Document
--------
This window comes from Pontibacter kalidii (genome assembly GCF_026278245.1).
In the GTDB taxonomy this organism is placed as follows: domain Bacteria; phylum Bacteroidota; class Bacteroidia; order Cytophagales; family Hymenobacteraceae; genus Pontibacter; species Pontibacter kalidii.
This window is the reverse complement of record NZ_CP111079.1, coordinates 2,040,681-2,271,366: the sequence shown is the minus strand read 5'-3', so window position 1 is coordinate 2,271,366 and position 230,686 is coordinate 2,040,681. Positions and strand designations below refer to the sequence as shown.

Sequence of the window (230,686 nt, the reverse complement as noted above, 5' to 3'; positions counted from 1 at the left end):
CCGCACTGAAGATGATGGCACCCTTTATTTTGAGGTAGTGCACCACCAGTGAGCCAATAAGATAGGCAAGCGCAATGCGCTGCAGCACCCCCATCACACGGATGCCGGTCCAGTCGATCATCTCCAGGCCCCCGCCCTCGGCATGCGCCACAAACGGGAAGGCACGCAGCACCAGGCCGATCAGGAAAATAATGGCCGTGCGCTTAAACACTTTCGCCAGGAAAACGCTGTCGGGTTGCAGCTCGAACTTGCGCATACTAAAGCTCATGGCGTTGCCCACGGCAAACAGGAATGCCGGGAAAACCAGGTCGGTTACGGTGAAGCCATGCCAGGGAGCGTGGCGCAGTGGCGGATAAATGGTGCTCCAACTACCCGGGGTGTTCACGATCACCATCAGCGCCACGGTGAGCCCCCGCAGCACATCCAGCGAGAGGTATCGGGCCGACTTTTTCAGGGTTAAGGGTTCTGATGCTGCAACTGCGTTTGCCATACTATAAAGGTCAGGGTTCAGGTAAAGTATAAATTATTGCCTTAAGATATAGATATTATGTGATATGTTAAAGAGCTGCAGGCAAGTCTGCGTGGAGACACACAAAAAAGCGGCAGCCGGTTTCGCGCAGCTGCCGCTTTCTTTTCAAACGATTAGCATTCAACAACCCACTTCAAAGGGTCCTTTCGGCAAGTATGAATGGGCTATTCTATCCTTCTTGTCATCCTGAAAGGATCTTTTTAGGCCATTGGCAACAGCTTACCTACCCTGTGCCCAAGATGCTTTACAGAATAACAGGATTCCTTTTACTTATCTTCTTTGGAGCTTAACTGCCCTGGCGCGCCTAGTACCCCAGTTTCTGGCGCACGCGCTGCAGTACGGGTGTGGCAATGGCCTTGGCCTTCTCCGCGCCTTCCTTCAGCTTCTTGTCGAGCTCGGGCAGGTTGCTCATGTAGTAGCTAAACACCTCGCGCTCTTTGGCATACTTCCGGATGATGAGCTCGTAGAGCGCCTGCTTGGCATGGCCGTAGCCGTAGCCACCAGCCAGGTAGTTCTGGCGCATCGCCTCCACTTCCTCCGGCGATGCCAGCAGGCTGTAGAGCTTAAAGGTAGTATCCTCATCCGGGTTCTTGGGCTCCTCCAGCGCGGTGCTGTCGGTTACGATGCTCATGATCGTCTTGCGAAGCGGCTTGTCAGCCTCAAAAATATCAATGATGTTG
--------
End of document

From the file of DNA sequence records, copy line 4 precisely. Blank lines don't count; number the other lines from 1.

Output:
Sequence of the window (230,686 nt, the reverse complement as noted above, 5' to 3'; positions counted from 1 at the left end):